LONDON (Reuters) - Man Group (EMG.L), the world's largest listed hedge fund firm, said slowing outflows helped lift assets to an estimated $43.8 billion (27.2 billion pounds) at end-September, at the top end of forecasts, boosting its shares.
The firm, which is seeing private investors put money into its products even as institutions withdraw cash, said on Wednesday net client outflows slowed to $500 million in the third quarter, well below the $1.4 billion in the previous quarter.
"The mix has shifted towards private investors, which is good for margins," chief executive Peter Clarke said on a call to investors and analysts.
Man Group shares were up 5.4 percent at 324.8 pence at 9:12 a.m., strongly outperforming a marginally higher FTSE 100 blue chip index .FTSE.
Net redemptions by institutional investors slowed in the past three months and they looked set to further improve, Man said, with net redemptions of $700 million set to be paid at the start of its third quarter.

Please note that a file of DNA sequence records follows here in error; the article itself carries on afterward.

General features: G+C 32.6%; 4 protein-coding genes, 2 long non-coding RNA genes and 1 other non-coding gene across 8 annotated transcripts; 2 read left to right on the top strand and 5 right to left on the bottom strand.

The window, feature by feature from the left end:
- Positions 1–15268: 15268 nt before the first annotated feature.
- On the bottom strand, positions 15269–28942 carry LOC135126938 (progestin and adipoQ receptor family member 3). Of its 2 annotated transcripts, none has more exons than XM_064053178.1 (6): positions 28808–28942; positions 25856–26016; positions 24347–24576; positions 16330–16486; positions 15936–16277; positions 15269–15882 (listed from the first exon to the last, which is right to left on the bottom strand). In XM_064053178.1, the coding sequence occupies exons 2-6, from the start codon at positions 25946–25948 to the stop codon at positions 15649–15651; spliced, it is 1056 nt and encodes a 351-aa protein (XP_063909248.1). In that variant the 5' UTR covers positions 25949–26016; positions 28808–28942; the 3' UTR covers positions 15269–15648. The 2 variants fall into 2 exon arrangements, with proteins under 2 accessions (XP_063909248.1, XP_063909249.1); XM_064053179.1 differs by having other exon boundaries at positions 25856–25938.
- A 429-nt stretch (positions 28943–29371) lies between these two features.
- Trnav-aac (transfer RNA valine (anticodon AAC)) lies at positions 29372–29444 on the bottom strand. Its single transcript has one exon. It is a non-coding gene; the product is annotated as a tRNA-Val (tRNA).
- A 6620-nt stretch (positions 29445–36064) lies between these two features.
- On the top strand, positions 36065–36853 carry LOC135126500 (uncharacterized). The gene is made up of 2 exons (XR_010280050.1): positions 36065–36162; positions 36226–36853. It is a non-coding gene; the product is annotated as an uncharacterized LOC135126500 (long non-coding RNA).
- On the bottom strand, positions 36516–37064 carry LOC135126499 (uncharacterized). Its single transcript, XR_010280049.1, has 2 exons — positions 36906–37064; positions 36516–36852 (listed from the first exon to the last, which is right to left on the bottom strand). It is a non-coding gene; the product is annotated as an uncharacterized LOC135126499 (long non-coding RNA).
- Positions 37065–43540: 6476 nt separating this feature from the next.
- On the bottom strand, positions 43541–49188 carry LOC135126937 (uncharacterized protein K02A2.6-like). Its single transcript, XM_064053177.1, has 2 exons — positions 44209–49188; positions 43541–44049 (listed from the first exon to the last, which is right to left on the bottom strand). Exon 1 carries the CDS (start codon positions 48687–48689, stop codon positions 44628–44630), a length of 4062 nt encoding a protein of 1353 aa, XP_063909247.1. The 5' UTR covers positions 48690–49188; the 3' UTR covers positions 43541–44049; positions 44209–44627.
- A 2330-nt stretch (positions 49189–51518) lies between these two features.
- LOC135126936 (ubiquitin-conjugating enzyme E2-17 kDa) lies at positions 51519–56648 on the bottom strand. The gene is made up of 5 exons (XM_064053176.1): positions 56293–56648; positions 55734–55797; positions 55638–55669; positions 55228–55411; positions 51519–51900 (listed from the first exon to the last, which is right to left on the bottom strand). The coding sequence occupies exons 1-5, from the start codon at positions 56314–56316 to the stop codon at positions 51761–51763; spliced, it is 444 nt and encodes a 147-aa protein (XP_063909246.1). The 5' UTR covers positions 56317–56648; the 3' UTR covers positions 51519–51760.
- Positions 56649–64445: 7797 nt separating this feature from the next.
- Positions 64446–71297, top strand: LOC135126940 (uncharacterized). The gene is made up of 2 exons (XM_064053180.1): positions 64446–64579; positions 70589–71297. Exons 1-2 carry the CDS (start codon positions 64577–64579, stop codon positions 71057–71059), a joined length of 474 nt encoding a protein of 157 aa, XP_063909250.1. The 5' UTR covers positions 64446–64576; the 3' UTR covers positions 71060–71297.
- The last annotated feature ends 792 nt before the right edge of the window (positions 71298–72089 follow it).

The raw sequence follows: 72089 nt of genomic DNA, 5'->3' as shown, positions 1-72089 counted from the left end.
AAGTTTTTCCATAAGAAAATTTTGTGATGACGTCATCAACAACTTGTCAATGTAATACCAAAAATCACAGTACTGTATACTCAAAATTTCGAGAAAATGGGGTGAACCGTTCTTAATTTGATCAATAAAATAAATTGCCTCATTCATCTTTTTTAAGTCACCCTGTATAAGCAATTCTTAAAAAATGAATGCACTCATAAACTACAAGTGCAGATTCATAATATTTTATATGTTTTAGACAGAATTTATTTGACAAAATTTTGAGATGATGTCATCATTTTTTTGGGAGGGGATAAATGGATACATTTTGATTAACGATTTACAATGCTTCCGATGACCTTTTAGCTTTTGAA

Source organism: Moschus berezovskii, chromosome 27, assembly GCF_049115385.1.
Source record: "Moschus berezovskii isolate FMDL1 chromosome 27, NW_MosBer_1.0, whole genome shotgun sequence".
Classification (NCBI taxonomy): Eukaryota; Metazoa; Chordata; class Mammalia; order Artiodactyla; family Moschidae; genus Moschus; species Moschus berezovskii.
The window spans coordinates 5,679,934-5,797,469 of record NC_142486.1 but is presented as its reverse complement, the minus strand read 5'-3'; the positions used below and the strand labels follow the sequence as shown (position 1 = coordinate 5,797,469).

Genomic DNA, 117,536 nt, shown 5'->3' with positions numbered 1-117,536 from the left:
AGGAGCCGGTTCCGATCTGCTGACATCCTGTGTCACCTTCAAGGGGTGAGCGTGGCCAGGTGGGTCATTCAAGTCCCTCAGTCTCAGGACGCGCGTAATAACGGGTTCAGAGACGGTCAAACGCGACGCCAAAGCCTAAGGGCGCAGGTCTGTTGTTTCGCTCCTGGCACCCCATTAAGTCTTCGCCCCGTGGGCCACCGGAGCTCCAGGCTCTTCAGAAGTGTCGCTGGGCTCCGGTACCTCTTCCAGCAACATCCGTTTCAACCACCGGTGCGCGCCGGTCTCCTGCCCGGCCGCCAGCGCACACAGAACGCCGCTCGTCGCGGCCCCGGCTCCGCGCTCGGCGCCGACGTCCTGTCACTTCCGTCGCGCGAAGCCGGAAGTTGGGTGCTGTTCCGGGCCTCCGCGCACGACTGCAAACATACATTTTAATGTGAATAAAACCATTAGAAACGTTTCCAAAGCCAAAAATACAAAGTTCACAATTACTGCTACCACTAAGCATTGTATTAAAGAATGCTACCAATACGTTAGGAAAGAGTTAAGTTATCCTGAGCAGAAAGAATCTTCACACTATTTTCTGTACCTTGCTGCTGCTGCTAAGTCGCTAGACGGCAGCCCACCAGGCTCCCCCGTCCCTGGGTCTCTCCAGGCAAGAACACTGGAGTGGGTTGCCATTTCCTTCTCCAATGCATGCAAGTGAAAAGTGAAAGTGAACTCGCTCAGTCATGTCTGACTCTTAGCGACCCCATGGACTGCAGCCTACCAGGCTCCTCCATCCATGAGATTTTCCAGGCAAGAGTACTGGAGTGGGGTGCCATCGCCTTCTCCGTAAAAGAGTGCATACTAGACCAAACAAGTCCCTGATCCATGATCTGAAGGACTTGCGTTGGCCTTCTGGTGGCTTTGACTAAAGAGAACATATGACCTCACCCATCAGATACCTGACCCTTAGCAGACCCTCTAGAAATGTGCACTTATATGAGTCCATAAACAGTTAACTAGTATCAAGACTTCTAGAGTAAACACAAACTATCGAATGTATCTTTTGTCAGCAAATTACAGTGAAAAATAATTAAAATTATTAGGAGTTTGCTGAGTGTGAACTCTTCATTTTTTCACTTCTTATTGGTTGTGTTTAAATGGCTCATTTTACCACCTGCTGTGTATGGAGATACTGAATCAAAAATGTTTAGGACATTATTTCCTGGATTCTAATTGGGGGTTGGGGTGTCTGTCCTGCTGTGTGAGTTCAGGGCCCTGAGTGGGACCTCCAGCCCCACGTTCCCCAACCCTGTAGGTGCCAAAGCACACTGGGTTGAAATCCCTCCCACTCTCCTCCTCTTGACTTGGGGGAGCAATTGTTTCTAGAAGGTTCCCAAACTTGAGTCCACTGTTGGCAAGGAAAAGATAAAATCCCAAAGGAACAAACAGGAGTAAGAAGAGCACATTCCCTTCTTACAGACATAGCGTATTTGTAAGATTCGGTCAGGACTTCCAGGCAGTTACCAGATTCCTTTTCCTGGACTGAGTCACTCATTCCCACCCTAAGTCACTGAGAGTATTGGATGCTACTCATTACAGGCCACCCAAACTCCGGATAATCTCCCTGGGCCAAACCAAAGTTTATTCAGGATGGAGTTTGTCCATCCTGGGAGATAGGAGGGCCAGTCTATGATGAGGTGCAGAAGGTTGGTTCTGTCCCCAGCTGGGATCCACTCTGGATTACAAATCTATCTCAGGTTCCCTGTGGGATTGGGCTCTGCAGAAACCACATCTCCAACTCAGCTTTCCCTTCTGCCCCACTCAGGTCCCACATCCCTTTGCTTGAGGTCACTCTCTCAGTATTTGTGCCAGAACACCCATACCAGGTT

"The trend in institutional redemptions is encouraging and the outlook shows a further improvement in Q3," Numis analyst Gurjit Kambo said in a note.
Man Group, whose share price has more than doubled since its year low in March, said in July it expected to return to overall net client inflows in the six months to March 2010.
But while private clients supported the business, net sales to such higher-margin clients still fell, and were down to $800 million from $1.9 billion in the three months to June.
UBS analyst Carolyn Dorrett attributed the fall in private investor sales to the weak performance of Man's flagship AHL Diversified managed futures strategy, which is heading for its first calendar year of losses since launch in 1996.
"This shows the negative impact that nine months of weak AHL performance is having on demand for Man's high margin retail funds," she said in a note.
The firm also said performance fees for the six months to September would be an estimated $30 million, ahead of Citi analysts' forecasts of $20 million and despite AHL's weak performance.
"With significant momentum across the business, new products and new market opportunities, Man is strongly positioned for growth," Clarke added in a statement.
Like many hedge fund firms, Man has been hit by the downturn in the industry and client redemptions. A year ago Man's assets were $70.3 billion.
(Editing by Hans Peters)